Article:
Advocacy updates are provided by Texas Architects Senior Advocate David Lancaster, Hon. AIA
As usual, activity at the Texas Capitol speeds up greatly in late March and April. So far, the Society’s focus has been in three general areas:
- Sunset bills, especially HB 1717 relating to the Board of Architectural Examiners (TBAE), and HB 2107, relating to the Facilities Commission (TFC);
- Bills aimed at improving the Public Private Partnership (P3) law and ensuring a Master Plan with appropriate design standards for the Capitol Complex, with particular attention on SB 507
- A plethora of licensing bills that would regulate new groups – from roofing contractors (HB 123) to energy auditors (SB 617).
So far, so good. We’ve testified positively on all the above, and each of those bills currently has acceptable language to protect or advance the profession and, in some cases, even promote good design.
Let me point out, however, that all the “new” licensing bills (i.e., the ones that would regulate more specific activities or areas of practice that architects already do sometimes as a part of their practice) were not on our radar at the start of the session. They are something we’ve had to add to our “watch/fix” list because we don’t want to see the profession become more splintered or limited simply to the design of a building’s shell. Architects are generally the best-qualified professionals to handle design and construction of buildings intended for human use or occupancy, and we’ve insisted on blanket exemptions for architects to ensure you aren’t adversely affected.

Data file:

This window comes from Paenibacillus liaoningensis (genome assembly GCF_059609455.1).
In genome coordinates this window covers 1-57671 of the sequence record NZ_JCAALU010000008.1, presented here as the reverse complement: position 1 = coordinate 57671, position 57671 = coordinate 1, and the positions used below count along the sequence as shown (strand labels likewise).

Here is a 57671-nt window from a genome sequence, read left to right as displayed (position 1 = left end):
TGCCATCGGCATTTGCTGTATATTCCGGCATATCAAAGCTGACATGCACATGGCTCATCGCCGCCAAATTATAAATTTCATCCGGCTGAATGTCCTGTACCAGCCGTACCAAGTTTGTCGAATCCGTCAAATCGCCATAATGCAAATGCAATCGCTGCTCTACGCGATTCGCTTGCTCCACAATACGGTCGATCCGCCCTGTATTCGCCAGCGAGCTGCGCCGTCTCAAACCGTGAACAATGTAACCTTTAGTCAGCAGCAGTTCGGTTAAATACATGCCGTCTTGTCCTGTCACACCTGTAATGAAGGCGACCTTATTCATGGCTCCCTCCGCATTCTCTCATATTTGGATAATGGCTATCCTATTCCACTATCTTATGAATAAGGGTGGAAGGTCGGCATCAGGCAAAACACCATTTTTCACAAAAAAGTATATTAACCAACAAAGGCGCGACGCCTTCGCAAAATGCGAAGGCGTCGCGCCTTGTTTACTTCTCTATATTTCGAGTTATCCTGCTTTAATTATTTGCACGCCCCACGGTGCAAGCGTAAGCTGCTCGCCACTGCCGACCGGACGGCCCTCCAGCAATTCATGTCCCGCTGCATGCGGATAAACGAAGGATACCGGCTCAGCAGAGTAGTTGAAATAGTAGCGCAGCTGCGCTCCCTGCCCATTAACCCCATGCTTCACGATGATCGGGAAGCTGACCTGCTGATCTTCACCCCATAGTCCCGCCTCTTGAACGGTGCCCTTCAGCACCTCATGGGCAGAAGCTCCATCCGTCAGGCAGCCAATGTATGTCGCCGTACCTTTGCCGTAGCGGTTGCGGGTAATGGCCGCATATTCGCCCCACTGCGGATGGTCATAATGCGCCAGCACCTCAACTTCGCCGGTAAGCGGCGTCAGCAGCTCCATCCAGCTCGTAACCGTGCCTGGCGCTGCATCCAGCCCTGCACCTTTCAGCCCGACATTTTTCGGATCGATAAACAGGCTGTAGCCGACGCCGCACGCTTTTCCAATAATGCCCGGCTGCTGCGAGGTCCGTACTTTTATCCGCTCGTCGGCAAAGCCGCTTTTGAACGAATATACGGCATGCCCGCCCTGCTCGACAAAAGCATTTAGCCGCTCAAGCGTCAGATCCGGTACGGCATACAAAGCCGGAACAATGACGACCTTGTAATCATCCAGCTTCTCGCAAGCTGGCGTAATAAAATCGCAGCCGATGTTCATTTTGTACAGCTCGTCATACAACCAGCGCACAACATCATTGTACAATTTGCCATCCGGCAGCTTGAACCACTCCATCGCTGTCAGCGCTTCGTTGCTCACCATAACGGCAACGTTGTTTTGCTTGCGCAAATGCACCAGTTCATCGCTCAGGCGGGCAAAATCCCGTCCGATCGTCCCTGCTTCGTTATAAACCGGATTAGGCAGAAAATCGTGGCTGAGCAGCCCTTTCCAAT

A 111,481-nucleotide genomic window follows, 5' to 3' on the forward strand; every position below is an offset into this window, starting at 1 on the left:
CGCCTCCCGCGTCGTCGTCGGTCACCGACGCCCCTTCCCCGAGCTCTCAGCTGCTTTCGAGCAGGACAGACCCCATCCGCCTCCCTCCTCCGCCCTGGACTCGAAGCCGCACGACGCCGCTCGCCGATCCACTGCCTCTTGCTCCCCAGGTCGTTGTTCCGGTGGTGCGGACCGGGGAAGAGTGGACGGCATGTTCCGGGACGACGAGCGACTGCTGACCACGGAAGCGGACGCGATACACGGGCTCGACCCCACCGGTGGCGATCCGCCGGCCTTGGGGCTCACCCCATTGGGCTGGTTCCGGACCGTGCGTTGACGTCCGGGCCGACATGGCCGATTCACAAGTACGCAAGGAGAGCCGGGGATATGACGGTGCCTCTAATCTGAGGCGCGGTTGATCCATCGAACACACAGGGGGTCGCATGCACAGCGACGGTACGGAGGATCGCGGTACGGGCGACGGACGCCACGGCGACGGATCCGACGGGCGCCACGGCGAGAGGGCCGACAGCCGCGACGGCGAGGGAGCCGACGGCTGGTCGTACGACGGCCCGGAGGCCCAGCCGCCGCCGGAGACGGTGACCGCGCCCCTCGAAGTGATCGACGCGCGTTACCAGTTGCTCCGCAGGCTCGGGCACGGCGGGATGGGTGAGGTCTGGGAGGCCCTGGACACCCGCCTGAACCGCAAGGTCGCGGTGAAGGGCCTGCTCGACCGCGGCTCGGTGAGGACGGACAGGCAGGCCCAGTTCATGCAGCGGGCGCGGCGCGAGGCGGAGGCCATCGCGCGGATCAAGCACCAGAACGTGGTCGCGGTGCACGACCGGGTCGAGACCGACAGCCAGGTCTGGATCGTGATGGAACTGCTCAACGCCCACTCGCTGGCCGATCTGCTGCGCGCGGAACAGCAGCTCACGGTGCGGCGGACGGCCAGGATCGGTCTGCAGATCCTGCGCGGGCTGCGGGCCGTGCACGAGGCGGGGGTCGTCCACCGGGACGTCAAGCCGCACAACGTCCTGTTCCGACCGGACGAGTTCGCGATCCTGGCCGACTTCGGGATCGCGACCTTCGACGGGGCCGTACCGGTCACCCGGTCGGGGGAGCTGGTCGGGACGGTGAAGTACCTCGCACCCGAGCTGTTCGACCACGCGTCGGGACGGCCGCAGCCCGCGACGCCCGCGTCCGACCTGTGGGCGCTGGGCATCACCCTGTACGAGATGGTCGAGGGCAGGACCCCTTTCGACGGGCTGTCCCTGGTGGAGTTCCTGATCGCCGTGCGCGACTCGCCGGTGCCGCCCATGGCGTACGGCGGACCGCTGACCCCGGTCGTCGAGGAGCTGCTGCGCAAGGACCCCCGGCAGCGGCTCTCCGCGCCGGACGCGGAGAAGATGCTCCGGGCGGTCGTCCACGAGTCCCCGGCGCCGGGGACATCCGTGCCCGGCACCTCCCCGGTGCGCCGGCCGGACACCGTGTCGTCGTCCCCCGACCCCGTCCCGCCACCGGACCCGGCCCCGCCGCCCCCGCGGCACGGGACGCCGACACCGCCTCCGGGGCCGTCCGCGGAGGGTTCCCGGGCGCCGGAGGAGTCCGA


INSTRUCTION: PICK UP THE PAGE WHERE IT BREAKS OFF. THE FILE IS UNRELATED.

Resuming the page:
We’re also tracking bills that would require educational facility inventories to be maintained, and bills with procurement issues. In this session, the latter category has focused on ensuring that private entities created by political subdivisions (i.e., local economic development corporations, etc.) follow the same procurement rules as their “parent” public entity, instead of having to defend direct attacks on the QBS law as in previous sessions. Having local entities acting like private ventures when procuring design and construction services has become the latest way for some political subdivisions to attempt circumvention of QBS and, therefore, something we are committed to correcting.
One thing to note is that this is the point in the session when we usually see mischief begin to creep into the process. We’re currently tracking more than 200 bills with a potential to impact the profession, the majority of which we don’t expect will go anywhere. But right about now is when bills that didn’t make it in committee start breaking loose and appearing as amendments. We must remain ever more vigilant to avoid getting surprised.
In addition to a “vigilant defense,” we’ll still have opportunities to offer some late-breaking amendments of our own … from improvements to the Lien Law to helping eliminate abuses in the sale of goods and services through purchasing co-ops. The Government Affairs Steering Committee meets Thursday, April 4, to consider priorities and set the course for the last two months. Stay tuned.
Posted: April 2, 2013